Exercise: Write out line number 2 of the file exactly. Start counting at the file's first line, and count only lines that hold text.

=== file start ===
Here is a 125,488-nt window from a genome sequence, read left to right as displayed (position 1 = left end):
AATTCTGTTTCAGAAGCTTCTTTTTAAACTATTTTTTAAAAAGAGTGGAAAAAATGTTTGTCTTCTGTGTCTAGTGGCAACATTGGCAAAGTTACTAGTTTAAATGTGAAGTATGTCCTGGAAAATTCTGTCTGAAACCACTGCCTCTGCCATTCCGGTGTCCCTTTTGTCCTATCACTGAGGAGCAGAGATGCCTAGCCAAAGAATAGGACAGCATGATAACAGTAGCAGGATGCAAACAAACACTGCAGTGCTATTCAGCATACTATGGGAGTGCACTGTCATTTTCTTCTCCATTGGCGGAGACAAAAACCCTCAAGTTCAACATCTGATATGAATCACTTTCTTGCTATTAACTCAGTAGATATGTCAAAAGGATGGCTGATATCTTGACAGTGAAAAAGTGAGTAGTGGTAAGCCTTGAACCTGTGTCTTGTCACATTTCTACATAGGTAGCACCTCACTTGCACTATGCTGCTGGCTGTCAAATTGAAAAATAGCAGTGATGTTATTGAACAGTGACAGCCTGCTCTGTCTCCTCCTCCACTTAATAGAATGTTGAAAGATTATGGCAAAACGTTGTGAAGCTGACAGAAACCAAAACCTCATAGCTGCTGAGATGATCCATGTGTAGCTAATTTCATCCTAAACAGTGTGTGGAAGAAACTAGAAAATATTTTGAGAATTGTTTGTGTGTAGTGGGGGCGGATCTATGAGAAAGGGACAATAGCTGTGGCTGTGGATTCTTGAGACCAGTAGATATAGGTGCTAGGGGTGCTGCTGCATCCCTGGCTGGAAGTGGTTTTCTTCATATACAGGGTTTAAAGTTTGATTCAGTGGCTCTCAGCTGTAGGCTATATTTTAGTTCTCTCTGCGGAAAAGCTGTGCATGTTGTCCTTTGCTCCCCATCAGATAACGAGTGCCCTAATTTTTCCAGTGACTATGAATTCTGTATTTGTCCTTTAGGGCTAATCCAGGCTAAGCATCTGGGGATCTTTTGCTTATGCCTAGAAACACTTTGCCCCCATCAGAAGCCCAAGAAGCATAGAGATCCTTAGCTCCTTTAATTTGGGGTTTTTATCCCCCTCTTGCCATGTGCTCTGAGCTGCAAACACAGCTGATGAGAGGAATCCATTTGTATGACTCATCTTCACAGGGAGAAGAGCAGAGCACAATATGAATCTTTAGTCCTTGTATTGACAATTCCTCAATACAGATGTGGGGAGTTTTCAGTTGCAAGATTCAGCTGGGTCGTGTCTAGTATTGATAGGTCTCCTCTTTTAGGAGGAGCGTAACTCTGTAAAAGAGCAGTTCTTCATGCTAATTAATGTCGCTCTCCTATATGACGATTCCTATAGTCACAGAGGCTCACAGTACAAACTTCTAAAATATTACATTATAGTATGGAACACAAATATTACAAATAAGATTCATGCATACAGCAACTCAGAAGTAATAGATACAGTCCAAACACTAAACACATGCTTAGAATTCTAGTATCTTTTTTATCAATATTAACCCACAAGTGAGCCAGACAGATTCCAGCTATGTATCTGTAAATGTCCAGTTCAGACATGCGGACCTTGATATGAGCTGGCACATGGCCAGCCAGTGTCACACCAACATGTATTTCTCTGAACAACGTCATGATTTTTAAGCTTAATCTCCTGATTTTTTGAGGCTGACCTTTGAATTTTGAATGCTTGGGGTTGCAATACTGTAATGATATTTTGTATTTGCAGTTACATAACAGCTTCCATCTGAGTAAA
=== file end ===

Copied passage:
AATTCTGTTTCAGAAGCTTCTTTTTAAACTATTTTTTAAAAAGAGTGGAAAAAATGTTTGTCTTCTGTGTCTAGTGGCAACATTGGCAAAGTTACTAGTTTAAATGTGAAGTATGTCCTGGAAAATTCTGTCTGAAACCACTGCCTCTGCCATTCCGGTGTCCCTTTTGTCCTATCACTGAGGAGCAGAGATGCCTAGCCAAAGAATAGGACAGCATGATAACAGTAGCAGGATGCAAACAAACACTGCAGTGCTATTCAGCATACTATGGGAGTGCACTGTCATTTTCTTCTCCATTGGCGGAGACAAAAACCCTCAAGTTCAACATCTGATATGAATCACTTTCTTGCTATTAACTCAGTAGATATGTCAAAAGGATGGCTGATATCTTGACAGTGAAAAAGTGAGTAGTGGTAAGCCTTGAACCTGTGTCTTGTCACATTTCTACATAGGTAGCACCTCACTTGCACTATGCTGCTGGCTGTCAAATTGAAAAATAGCAGTGATGTTATTGAACAGTGACAGCCTGCTCTGTCTCCTCCTCCACTTAATAGAATGTTGAAAGATTATGGCAAAACGTTGTGAAGCTGACAGAAACCAAAACCTCATAGCTGCTGAGATGATCCATGTGTAGCTAATTTCATCCTAAACAGTGTGTGGAAGAAACTAGAAAATATTTTGAGAATTGTTTGTGTGTAGTGGGGGCGGATCTATGAGAAAGGGACAATAGCTGTGGCTGTGGATTCTTGAGACCAGTAGATATAGGTGCTAGGGGTGCTGCTGCATCCCTGGCTGGAAGTGGTTTTCTTCATATACAGGGTTTAAAGTTTGATTCAGTGGCTCTCAGCTGTAGGCTATATTTTAGTTCTCTCTGCGGAAAAGCTGTGCATGTTGTCCTTTGCTCCCCATCAGATAACGAGTGCCCTAATTTTTCCAGTGACTATGAATTCTGTATTTGTCCTTTAGGGCTAATCCAGGCTAAGCATCTGGGGATCTTTTGCTTATGCCTAGAAACACTTTGCCCCCATCAGAAGCCCAAGAAGCATAGAGATCCTTAGCTCCTTTAATTTGGGGTTTTTATCCCCCTCTTGCCATGTGCTCTGAGCTGCAAACACAGCTGATGAGAGGAATCCATTTGTATGACTCATCTTCACAGGGAGAAGAGCAGAGCACAATATGAATCTTTAGTCCTTGTATTGACAATTCCTCAATACAGATGTGGGGAGTTTTCAGTTGCAAGATTCAGCTGGGTCGTGTCTAGTATTGATAGGTCTCCTCTTTTAGGAGGAGCGTAACTCTGTAAAAGAGCAGTTCTTCATGCTAATTAATGTCGCTCTCCTATATGACGATTCCTATAGTCACAGAGGCTCACAGTACAAACTTCTAAAATATTACATTATAGTATGGAACACAAATATTACAAATAAGATTCATGCATACAGCAACTCAGAAGTAATAGATACAGTCCAAACACTAAACACATGCTTAGAATTCTAGTATCTTTTTTATCAATATTAACCCACAAGTGAGCCAGACAGATTCCAGCTATGTATCTGTAAATGTCCAGTTCAGACATGCGGACCTTGATATGAGCTGGCACATGGCCAGCCAGTGTCACACCAACATGTATTTCTCTGAACAACGTCATGATTTTTAAGCTTAATCTCCTGATTTTTTGAGGCTGACCTTTGAATTTTGAATGCTTGGGGTTGCAATACTGTAATGATATTTTGTATTTGCAGTTACATAACAGCTTCCATCTGAGTAAA